It certainly is that. And that makes it so much more than the sum of its parts, as well. It is both a statement and a testament to BMW’s ability to build a world-conquering superbike.
Because that is exactly what the S1000RR M Sport is.
I entreat you to go ride one and tell me I’m wrong. Put aside, if you can, considerations about money and practicality. Those terms have no place in any true and honest discussion about bikes. The heart wants what the heart wants. The brain can shut up and mind its own business.
Especially when it comes to the Point of the Spear.
Boris had asked me if I would be free on Wednesday to help him move two motorbikes to where they could be photographed. I had agreed. Who wouldn’t?
Sadly, when Wednesday came around, Nick Edards, Boris’ usual photographer was indisposed. We decided we would go for a ride anyway. Perhaps we could at least get some static shots using Boris’ new iPhone 12.
Boris had just taken delivery of the new Hayabusa, while he had already put some kilometers under the wheels of the S1000RR M Sport (hereinafter the M, because life is short). So, outside of photography, riding the M fell to Yrs Trly. Sometimes life IS a box of chocolates.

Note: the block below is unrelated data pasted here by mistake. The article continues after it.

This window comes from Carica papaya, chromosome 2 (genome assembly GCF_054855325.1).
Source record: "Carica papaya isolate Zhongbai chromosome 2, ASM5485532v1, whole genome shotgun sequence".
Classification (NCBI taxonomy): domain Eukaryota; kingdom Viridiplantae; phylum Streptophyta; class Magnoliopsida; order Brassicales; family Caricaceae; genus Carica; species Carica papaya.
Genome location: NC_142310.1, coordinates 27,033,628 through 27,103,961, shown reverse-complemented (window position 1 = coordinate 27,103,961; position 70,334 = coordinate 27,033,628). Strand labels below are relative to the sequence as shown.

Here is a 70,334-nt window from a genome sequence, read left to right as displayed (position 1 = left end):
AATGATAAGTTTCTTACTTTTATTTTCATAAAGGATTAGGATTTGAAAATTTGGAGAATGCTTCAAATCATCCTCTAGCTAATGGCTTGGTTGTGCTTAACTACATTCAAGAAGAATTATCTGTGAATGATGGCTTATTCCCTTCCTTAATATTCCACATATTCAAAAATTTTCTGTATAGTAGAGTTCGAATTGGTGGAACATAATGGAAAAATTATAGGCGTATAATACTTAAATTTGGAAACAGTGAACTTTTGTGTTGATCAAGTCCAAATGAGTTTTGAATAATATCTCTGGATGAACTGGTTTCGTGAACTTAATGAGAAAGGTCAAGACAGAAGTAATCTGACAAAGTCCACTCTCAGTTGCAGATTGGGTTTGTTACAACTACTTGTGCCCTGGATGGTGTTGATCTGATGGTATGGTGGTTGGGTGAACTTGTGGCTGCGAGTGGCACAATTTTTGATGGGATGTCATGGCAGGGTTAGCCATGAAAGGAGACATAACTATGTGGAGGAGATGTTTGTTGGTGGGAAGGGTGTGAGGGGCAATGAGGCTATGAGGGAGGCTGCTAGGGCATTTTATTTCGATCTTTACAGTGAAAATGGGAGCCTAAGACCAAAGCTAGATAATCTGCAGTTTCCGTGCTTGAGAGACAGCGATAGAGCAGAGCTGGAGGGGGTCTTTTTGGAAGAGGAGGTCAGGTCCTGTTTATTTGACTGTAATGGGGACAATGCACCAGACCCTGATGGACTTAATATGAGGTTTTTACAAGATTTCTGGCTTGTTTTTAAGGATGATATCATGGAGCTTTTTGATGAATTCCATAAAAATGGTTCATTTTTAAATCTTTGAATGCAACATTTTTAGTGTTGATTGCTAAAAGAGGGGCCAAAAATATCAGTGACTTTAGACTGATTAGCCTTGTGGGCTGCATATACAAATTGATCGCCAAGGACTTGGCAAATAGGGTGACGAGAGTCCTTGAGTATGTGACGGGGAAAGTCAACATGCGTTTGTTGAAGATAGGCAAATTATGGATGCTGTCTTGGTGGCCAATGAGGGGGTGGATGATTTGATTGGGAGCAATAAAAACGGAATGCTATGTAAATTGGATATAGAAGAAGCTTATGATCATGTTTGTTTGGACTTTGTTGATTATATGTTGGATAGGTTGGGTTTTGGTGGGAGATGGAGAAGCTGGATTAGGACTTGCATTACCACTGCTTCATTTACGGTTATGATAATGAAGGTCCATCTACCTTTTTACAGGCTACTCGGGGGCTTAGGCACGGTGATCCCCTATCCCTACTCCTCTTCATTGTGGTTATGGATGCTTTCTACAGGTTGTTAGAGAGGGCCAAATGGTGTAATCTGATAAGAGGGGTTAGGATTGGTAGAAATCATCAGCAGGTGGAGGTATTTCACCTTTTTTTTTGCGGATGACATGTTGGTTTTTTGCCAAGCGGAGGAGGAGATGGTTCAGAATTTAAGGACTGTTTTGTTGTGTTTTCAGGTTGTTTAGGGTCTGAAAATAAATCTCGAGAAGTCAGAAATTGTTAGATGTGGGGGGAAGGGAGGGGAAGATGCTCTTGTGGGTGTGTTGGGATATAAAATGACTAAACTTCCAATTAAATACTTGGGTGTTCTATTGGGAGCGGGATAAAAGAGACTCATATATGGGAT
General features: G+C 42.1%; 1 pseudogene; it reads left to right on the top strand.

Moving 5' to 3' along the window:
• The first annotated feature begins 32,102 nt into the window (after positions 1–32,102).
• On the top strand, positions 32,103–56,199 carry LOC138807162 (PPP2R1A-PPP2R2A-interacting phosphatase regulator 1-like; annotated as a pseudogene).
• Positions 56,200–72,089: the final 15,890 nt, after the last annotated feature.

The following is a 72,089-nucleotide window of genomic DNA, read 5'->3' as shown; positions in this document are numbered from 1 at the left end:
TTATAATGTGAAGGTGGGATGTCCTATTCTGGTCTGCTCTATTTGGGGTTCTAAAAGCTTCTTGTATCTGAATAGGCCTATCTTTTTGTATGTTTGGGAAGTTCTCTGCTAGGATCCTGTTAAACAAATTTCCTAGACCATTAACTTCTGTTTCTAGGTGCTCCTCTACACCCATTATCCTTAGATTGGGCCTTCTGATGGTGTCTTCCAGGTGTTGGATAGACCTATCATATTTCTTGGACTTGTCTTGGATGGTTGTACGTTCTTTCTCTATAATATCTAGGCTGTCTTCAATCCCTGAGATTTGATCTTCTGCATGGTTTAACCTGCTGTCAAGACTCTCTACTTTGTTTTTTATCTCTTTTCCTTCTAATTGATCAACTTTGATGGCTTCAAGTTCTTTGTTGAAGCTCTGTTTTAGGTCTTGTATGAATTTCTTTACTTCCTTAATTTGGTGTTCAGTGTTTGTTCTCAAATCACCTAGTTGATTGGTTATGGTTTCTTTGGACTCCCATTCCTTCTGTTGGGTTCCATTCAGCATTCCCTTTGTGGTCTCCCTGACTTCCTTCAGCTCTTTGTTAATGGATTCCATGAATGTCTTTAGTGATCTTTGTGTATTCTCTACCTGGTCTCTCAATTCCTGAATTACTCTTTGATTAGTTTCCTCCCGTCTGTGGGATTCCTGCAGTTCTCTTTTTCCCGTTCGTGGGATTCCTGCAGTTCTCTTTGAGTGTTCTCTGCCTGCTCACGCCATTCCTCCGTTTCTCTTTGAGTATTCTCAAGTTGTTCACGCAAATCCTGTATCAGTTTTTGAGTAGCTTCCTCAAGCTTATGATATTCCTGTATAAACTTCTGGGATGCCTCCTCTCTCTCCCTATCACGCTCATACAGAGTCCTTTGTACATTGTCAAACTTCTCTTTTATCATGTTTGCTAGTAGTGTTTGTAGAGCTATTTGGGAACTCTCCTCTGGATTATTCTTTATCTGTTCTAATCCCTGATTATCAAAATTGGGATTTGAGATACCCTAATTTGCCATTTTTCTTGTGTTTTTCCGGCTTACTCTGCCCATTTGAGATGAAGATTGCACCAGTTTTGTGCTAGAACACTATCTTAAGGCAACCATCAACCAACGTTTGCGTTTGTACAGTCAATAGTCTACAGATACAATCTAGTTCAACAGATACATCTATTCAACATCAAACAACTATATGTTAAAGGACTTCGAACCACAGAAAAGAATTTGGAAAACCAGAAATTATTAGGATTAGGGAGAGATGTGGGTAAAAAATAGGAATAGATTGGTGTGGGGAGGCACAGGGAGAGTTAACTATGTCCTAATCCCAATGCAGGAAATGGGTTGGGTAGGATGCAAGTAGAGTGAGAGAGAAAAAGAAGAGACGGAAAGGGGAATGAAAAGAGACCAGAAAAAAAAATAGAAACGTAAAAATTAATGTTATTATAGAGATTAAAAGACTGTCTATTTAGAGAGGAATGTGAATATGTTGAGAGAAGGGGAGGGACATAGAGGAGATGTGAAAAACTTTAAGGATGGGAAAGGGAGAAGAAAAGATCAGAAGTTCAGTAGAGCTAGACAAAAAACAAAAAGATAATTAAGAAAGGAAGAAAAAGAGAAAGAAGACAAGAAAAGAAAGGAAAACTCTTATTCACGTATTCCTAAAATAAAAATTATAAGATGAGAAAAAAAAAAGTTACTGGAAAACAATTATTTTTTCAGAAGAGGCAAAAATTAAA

I expected it to be uncomfortable, peaky, and nervous. It wasn’t. Instead it brought me up to date on the state of the motorcycling art, 2021. It was smooth, tractable, forgiving and easy to ride. I am not one to anthropomorphise, but this machine was like a German racing instructor. Not one of those für dich ist der krieg vorbei (for you the war is over) types, more like an intense version of Stefan Bradl’s dad.
I could feel it helping me through the bends:
Nein, dumkopf, keep ze gas on! See? Ja, ja das ist gut! Schnellerrrrrr!
Sadly, it will take more than imaginary friends for me to get the most out of the M. Its capacity is so far beyond my capability, I feel like a musketeer with a machine gun.
Nevertheless, the M is not beyond me. Herr Bradl will always be there patiently to explain how much faster I could be going if I could only adjust my sense of the possible. I envy those who can afford to travel down that road. They will get faster and faster, and laugh uncontrollably inside their helmets as they come to understand what the state of the art can do for them.